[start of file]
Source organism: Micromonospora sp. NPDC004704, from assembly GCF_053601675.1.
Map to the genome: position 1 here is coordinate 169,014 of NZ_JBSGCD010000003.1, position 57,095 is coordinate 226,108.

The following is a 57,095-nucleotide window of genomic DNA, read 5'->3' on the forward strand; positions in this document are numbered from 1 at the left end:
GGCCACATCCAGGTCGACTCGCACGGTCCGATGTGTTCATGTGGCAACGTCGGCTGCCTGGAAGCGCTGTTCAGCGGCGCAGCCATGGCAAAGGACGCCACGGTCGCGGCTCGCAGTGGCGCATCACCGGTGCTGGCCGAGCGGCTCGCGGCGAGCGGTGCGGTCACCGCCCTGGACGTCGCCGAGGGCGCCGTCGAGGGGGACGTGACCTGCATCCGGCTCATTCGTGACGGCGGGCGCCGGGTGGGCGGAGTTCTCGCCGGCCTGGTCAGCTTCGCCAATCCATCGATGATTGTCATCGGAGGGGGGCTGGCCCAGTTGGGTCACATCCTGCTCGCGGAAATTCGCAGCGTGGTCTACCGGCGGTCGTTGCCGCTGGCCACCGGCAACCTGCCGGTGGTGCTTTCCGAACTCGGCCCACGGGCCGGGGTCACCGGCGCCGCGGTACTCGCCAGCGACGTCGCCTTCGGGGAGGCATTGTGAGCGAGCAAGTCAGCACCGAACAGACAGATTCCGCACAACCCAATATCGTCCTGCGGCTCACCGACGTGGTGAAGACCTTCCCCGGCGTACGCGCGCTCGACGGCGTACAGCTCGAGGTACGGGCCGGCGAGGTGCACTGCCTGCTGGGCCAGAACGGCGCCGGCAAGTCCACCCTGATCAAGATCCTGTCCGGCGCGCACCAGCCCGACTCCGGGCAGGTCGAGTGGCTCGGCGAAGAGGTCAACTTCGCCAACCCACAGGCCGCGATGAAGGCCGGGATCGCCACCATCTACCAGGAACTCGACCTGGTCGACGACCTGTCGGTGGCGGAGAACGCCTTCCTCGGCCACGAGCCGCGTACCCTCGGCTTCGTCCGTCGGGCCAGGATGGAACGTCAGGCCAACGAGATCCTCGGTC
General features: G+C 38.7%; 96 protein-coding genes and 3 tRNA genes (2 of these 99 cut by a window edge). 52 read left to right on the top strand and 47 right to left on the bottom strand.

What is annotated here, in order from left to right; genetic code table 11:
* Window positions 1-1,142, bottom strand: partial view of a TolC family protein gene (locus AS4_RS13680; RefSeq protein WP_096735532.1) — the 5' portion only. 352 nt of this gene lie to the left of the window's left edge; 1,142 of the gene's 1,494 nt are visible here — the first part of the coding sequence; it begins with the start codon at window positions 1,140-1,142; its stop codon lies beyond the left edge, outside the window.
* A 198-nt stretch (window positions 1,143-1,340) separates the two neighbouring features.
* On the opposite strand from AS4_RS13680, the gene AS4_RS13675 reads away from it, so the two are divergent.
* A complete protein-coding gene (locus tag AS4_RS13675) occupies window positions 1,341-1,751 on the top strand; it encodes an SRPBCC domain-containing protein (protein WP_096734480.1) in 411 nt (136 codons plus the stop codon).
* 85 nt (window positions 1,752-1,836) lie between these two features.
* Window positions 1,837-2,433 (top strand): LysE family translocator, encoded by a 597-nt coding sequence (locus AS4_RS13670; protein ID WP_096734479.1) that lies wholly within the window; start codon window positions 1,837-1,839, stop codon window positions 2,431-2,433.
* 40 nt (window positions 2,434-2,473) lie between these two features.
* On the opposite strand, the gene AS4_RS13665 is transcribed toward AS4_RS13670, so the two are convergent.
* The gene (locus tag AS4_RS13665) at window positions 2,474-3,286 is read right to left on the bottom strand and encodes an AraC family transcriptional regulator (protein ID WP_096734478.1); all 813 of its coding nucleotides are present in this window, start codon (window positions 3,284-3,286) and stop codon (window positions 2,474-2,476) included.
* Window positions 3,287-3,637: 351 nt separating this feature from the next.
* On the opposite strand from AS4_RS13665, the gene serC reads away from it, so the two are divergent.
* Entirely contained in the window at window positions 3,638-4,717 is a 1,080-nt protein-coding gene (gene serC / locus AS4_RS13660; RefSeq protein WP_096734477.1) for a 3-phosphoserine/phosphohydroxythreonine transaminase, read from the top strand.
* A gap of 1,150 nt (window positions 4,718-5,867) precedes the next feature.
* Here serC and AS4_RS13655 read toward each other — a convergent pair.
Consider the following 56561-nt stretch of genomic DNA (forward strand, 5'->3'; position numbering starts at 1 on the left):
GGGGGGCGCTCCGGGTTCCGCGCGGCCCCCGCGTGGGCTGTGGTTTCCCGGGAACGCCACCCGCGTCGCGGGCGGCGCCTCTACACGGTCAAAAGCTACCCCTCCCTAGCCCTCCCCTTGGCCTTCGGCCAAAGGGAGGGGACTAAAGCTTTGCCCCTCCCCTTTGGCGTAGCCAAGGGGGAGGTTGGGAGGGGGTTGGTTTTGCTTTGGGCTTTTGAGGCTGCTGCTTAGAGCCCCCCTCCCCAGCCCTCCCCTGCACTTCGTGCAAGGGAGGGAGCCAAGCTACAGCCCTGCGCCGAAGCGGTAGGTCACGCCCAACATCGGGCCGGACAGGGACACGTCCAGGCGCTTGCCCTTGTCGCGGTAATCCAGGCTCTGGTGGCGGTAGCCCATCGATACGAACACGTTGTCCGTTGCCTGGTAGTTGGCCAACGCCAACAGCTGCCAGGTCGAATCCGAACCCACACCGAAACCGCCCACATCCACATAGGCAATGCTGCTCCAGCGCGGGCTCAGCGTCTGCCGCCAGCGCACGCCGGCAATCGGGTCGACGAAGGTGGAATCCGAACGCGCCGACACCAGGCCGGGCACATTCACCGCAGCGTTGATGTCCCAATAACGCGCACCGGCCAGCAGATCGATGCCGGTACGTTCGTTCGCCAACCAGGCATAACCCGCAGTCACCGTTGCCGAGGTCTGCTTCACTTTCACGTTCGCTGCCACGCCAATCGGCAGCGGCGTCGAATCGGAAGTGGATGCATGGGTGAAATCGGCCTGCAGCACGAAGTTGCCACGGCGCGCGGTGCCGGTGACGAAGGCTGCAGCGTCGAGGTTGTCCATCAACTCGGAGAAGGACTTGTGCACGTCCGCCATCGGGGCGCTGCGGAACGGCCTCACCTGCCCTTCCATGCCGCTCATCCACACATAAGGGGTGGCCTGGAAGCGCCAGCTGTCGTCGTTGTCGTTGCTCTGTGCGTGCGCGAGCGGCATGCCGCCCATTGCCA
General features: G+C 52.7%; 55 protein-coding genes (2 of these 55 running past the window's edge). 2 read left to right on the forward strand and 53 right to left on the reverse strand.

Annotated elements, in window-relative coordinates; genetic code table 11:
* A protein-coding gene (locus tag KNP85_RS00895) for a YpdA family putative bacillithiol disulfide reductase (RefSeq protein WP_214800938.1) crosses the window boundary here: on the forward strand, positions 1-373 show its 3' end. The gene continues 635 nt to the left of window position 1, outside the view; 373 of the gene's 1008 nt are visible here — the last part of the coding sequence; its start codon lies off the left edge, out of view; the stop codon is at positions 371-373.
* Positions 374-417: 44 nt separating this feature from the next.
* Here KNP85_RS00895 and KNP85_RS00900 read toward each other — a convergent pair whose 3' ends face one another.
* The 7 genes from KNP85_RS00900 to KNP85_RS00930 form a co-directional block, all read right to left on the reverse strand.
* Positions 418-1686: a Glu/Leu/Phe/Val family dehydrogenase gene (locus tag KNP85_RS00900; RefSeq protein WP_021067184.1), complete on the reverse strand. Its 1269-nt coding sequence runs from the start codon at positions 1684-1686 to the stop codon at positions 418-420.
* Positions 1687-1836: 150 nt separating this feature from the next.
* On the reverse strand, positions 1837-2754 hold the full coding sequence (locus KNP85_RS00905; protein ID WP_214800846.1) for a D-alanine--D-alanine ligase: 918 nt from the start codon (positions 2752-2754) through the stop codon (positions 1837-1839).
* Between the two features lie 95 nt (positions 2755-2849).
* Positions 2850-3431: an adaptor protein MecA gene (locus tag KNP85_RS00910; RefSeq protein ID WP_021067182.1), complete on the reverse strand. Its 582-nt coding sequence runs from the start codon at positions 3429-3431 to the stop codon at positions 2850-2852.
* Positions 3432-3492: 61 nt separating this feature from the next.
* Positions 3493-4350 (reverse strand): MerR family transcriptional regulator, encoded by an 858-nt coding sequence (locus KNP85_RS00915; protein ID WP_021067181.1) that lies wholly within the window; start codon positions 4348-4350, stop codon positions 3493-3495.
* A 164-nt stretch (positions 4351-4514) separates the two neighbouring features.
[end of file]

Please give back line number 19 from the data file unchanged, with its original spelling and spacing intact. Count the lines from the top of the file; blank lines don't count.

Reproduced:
* A gap of 1,150 nt (window positions 4,718-5,867) precedes the next feature.